There is a topic that South Africans love to discuss – constantly, heatedly – and it comes in various guises: Nation-building, reconciliation, transformation.

In the end, it simply centres on the relationship between the country’s different cultures and races.

We see this in the race-related incidents that flare up on the regular, from white men attacking black workers on the streets of Cape Town to blackface costumes to the racist utterings of certain popular singers to the distress over the renaming of a street after a former apartheid president.

For the most part, older adults are involved, and we can say, well, they’re a dying breed. When it’s students, we can say that they’re young and stupid and weren’t thinking. But when very young children are drawn into grownup racial prejudices, it hurts like a physical wound.

This is what we saw last week, when parents of the Curro Foundation School in Roodeplaat accused the school of segregating their children according to race.


The school denied allegations of racism, saying that "in some grades they have a very small number of white pupils who they try and keep together in one group". 

According to Curro Holdings’ André Pollard, "It’s not because we would like to segregate the whites, it’s just because of friends. Children are able to make friends with children of their culture."

At this point, allow me to say that this is complete bollocks. If there is any segment of the population that can be considered race- and culture-blind, it would be small children.

They really are able to make friends with anyone. It is only when they are repeatedly exposed to adults’ prejudices that they begin to think of differences as important.

A follow-up story, after a meeting held with parents, was even more disheartening, saying that the reasoning was because of the "white flight" from the school: "Pollard said the school had been segregating the pupils according to race because white parents were withdrawing their children. He said he was surprised that parents were offended by the segregation because a number of schools across the country had the same policy."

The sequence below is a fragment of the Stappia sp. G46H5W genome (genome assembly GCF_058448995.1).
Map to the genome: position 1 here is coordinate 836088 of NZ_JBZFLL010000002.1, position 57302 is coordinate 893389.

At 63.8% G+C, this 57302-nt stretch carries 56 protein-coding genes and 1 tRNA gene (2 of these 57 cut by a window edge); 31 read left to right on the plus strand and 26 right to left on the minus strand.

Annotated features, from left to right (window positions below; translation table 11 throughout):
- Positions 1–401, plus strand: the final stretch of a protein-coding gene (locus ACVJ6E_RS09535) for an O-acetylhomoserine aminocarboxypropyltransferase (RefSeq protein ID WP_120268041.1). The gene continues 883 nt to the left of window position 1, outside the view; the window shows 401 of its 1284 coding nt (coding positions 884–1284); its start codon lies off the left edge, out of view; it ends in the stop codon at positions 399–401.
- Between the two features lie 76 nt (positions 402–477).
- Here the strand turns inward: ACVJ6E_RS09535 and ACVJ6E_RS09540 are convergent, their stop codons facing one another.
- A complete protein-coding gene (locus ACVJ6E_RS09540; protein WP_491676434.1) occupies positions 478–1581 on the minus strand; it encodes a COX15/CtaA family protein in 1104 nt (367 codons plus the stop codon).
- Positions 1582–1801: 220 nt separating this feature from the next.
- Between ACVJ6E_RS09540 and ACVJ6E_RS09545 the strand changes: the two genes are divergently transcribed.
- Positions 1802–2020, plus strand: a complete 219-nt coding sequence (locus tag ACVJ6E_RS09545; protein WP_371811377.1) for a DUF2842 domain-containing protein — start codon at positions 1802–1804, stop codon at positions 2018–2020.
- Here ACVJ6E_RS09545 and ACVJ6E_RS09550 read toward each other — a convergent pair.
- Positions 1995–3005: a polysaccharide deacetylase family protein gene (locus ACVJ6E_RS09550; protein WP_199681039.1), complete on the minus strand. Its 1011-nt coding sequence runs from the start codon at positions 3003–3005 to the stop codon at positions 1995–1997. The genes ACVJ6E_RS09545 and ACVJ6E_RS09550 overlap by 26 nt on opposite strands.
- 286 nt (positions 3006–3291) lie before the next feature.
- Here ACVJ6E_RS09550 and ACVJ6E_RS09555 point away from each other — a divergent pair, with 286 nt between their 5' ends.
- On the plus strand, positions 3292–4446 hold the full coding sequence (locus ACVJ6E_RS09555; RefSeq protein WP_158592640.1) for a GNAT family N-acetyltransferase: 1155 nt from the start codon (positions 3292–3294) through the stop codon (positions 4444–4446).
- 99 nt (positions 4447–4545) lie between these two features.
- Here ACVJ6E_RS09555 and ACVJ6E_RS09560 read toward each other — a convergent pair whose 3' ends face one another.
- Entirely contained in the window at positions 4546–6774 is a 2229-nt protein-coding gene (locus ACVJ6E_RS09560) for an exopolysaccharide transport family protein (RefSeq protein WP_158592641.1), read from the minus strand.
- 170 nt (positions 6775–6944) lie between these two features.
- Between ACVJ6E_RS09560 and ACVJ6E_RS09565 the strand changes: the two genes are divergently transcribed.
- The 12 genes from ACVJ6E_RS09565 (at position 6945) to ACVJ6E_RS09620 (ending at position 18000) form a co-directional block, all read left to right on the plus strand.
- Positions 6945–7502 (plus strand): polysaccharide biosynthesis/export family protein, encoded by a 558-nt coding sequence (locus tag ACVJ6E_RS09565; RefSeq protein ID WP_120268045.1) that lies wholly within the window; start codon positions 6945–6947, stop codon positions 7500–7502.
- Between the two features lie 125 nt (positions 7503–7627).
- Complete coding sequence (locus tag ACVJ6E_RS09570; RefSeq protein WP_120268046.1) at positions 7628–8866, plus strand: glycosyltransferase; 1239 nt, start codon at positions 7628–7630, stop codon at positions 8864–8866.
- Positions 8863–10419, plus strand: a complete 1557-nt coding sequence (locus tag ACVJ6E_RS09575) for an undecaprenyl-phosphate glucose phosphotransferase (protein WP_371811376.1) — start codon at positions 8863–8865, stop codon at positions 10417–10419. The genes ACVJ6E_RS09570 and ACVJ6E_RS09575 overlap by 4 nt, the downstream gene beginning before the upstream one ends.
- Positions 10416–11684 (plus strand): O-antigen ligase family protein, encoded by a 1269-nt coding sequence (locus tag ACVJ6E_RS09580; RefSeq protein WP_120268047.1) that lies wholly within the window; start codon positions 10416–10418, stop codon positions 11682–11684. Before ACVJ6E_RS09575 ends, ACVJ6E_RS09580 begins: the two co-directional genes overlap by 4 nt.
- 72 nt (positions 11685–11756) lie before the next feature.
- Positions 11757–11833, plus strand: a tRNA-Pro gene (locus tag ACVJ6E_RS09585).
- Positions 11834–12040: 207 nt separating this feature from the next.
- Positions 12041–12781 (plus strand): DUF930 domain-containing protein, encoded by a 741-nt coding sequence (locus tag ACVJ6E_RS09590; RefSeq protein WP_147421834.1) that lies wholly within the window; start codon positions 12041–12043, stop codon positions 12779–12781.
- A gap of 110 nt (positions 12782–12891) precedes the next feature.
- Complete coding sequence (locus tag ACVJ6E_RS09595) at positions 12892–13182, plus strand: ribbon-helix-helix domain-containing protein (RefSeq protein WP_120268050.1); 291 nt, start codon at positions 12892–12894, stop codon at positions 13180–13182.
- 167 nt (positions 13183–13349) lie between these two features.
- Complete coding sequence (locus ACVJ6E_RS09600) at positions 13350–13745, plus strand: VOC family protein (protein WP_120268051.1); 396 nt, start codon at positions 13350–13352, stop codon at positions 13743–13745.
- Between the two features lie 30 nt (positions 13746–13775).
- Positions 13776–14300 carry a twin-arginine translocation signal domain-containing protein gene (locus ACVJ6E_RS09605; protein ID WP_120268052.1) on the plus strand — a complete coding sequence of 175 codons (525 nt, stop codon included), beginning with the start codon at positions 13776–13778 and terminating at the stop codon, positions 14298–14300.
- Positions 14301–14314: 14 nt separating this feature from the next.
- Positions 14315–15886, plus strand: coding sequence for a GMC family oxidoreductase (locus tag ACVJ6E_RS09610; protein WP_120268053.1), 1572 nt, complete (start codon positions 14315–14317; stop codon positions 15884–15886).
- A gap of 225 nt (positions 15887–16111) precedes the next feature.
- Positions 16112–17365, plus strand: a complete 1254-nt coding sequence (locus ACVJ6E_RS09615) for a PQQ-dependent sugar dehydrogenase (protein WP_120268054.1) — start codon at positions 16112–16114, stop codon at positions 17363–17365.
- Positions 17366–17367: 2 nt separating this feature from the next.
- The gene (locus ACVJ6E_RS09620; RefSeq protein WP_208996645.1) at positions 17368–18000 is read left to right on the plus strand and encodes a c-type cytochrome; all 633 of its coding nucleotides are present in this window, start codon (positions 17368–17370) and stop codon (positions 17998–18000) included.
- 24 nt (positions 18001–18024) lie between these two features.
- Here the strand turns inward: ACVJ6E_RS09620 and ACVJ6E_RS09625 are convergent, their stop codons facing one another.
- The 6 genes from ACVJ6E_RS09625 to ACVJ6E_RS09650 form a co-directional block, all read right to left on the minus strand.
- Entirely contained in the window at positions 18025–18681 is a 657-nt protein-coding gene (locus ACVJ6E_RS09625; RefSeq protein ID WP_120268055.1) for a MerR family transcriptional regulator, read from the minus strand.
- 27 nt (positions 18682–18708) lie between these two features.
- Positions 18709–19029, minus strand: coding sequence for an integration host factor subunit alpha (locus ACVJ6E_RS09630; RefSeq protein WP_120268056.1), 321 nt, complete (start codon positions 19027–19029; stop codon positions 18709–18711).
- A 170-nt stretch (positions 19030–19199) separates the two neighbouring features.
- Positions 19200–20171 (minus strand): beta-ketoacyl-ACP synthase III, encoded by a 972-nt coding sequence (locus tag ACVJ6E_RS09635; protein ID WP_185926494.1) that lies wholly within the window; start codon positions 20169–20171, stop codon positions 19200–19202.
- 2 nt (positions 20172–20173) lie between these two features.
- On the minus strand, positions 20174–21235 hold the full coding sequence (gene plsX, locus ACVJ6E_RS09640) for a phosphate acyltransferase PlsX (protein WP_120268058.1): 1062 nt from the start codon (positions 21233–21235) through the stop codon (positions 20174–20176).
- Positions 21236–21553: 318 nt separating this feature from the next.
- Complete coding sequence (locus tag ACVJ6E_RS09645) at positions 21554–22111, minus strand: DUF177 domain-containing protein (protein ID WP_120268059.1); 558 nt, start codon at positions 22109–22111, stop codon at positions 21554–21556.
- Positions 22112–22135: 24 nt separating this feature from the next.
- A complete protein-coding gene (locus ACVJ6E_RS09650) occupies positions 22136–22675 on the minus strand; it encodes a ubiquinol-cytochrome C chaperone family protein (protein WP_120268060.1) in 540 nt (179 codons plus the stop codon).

That, right there, is the problem.

Accommodating a group of parents who are being racist is unacceptable. By the way, to those parents: shame on you. Your child is growing up in a country where he or she will be interacting with a diverse range of people on a daily basis. Do not harm them by presenting this interaction to them as an unnatural thing.

And if it is indeed true that other schools hold the same policy, we are in deep trouble. Separating children according to race only enforces arbitrary differences and cultural stereotypes, and strengthens division – the absolute last thing we need. It actively hurts our country and our attempts to get this nation built already. It sounds remarkably and distressingly like the “separate but equal” argument behind apartheid.

It is disingenuous to pretend that you "don’t see race" or that you live in a magical fairy unicorn world where race does not matter, because it does. It is the ideal, yes, to come to a point where we all live peacefully and sing “Kumbaya” around a campfire, but we are not there yet. There is simply too much hurt and inequality and misunderstandings remaining, and a great deal of healing that needs to happen.

South Africans are not always verygood at having conversations – we get angry and defensive too quickly – and this has to change. We need to talk honestly to one another, but it is even more important that we learn to listen.

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